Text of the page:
What Qualifications are Required to
Talk about Political Economy?
[I have been participating in an email discussion list, called “Uhoh”, focused on the current
economic crisis. Many of the people on the list are associated with the Freedom Road Socialist
Organization, but some others of us have also been invited to participate. Apparently I was
participating too much or too “authoritatively” for a while, and two other people raised questions
about my “qualifications”. Here is my response. –S.H.]
Hi to everybody on the Uhoh list,
John A. and Steven H. have raised the question of what qualifications I might have to speak on
political economy, or to back up the statements about the current economic crisis that I have
posted on this list.
The only “qualification” I have is that I have been studying political economy (mostly on my
own) for the past 40 years or so. A number of my essays, letters, and other writings on political
economy are posted at http://www.massline.org/PolitEcon/index.htm I have also been working on a
“Dictionary of Revolutionary Marxism” which contains many short definitions and comments on
terms in political economy (at http://www.massline.org/Dictionary/index.htm ) Mao said “No
investigation, no right to speak.” Well I have been doing a lot of investigation. (It doesn’t prove
I’m right in what I say, of course!)
Would it help if I had a Ph.D. from Harvard or was a professor at the Sorbonne? I ask that
(facetiously) because there are some who only care to pay attention to those who have such
credentials. I would think, however, that in Marxist political economy that approach of looking
for “experts you can trust” will not work very well. Do I need to say why? Of course, for one
thing, in today’s world the institutions which issue such credentials and hire the professors are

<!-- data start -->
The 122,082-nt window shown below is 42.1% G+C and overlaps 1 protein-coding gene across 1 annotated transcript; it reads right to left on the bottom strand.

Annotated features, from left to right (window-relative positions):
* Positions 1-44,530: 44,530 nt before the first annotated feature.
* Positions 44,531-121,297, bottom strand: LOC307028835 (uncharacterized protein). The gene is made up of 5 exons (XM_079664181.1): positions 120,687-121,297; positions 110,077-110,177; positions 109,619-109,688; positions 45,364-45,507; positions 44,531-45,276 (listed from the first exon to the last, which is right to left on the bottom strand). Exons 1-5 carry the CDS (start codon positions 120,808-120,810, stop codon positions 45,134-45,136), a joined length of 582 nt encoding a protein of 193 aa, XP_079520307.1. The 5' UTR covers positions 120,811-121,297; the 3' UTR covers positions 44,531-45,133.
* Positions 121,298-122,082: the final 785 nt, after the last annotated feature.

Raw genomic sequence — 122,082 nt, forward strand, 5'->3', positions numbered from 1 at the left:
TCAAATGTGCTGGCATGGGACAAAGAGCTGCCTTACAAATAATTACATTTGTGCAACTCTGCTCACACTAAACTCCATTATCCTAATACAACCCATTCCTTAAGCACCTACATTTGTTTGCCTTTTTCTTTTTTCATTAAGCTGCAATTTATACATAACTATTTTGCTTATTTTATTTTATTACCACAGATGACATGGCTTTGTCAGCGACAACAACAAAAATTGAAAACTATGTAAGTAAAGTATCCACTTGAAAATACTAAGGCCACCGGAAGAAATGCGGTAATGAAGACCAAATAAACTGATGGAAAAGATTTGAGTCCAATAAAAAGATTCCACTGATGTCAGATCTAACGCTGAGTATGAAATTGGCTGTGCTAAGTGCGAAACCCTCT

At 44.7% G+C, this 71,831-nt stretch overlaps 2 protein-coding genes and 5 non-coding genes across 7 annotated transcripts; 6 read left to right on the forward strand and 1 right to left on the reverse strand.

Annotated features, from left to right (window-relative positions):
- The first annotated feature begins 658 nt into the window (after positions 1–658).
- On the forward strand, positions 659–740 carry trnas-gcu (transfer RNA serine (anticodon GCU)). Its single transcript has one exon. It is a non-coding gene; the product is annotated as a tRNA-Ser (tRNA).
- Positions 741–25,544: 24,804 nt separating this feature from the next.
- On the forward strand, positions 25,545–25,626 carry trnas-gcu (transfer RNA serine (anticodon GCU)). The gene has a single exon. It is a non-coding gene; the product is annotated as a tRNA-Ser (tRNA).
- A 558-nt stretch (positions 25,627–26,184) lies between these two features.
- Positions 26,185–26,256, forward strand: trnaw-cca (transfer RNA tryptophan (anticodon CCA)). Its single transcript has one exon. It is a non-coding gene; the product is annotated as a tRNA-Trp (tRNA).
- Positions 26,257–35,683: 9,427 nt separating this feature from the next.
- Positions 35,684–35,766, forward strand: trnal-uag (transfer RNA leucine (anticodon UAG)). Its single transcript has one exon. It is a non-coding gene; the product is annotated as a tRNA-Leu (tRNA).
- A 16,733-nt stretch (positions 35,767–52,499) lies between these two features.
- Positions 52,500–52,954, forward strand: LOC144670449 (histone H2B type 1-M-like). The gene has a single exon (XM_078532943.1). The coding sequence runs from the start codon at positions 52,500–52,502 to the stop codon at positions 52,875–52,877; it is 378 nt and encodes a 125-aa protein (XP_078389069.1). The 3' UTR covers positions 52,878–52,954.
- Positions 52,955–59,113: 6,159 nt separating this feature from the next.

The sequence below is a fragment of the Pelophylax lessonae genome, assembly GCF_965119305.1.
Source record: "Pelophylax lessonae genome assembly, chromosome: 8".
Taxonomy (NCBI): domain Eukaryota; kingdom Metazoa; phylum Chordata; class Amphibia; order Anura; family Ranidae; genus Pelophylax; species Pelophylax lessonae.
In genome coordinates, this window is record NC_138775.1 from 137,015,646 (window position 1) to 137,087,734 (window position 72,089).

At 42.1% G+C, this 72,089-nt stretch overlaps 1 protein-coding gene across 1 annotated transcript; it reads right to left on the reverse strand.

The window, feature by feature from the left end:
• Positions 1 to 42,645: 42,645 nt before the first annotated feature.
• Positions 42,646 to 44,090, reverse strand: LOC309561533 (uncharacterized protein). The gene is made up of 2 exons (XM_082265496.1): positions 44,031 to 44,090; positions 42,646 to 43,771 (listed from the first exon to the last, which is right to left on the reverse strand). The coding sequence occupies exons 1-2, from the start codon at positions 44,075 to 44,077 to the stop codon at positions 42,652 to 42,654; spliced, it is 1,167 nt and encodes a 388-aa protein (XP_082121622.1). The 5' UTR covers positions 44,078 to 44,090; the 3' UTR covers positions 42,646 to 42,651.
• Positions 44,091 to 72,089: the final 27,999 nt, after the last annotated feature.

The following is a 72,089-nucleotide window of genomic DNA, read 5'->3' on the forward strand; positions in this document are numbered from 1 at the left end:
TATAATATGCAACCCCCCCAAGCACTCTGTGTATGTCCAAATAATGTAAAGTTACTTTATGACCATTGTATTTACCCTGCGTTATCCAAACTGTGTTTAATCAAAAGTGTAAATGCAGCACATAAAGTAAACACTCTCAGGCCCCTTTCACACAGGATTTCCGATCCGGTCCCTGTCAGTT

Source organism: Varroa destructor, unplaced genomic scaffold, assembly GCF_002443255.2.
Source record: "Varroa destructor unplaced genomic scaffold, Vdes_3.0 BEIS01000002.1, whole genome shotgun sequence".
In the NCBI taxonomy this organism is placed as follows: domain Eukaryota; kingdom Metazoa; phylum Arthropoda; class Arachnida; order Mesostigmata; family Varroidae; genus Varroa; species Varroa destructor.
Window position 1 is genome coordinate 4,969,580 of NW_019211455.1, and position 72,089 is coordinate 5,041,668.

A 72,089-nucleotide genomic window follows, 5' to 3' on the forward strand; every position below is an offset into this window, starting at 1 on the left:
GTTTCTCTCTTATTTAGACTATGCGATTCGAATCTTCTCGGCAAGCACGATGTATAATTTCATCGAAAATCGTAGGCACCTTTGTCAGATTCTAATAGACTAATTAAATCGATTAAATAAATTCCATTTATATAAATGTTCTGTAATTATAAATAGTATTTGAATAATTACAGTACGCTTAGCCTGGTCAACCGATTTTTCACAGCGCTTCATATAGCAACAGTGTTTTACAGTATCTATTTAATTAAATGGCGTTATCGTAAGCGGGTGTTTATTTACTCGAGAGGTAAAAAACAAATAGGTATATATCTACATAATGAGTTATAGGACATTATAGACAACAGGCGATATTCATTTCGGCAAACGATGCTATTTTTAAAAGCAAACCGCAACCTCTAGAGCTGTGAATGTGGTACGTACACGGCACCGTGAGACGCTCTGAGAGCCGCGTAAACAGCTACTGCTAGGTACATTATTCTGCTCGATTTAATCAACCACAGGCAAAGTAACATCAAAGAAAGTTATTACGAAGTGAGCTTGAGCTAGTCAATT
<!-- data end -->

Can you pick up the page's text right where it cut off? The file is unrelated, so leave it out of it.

bourgeois to the core.
Given that there are very few Marxist political economists in the world today, and given that
many of them are also strongly influenced by the Keynesian school of bourgeois economics, we
have to take a very different approach towards trying to master the subject. Namely, we have to
each educate ourselves and think for ourselves! Yes, we need to read what many others have to
say (including non-Marxists), but we have to gradually educate ourselves so that we can properly
evaluate what the others have to say.
The approach of looking for some expert to tell us what is really going on in the economy just
will not work, because there are very few such candidate “experts” and ALL of them (as far as I
have been able to determine) have various sorts of shortcomings. (That certainly goes for me too,
though I do not consider myself to be “an expert” in the first place.) Thus studying Marxist
political economy today is a matter of joining with others in a common quest to understand the
nature of capitalism and what is going on in the current crisis. (This is more or less my
understanding of what the Uhoh list was set up to do.) Who is qualified to join in such an
endeavor? Anybody who-so-ever! Of course we will want to mostly discuss things with others
having our same general political outlook, those who appreciate the contributions of Marx (and
Engels and Lenin), those who have actually studied a lot of Marx, and hopefully also some of
Lenin, Hilferding, Luxemburg, Bukharin, various Soviet economists, Sweezy, Baran and
Magdoff, etc., and also more contemporary authors such as Robert Brenner, Richard Wolff, John
Bellamy Foster and many others.
But the goal (I thought!) is not to select one person in our midst to follow, or even one of these
past or contemporary writers, but rather to hash out the issues collectively and improve the
understanding of each and every one of us.
It seems to me that John and Steven might well have some disagreements and/or doubts about
what I have put forward about the economy. Fine! Everybody is welcome to disagree with others
on this list, aren’t they? But the thing to do when you have such disagreements or doubts is not to
launch into an investigation into credentials or some other form of ad hominem attack. Instead,
we should raise questions and criticisms of what others say, focus on the actual issues and
claims, put forward alternative ideas and theories, and so forth. I certainly welcome any
criticisms of what I’ve been saying.
A forum involving more criticism and debate would I think be more useful, more interesting,
more active, and more worthwhile for all of us.
By the way, I am not a FRSO/OSCL member and actually have serious criticisms of it. If that is
a problem, or I am proving to be disruptive on this list, or whatever, then of course the moderator
can drop me. I won’t be offended; just disappointed!
[Postscript: My two critics did not respond to this, and the moderator kept me on the list. So I
have continued to post items and comments from time to time. I have also found much of interest
in the postings of others on the list. –S.H.]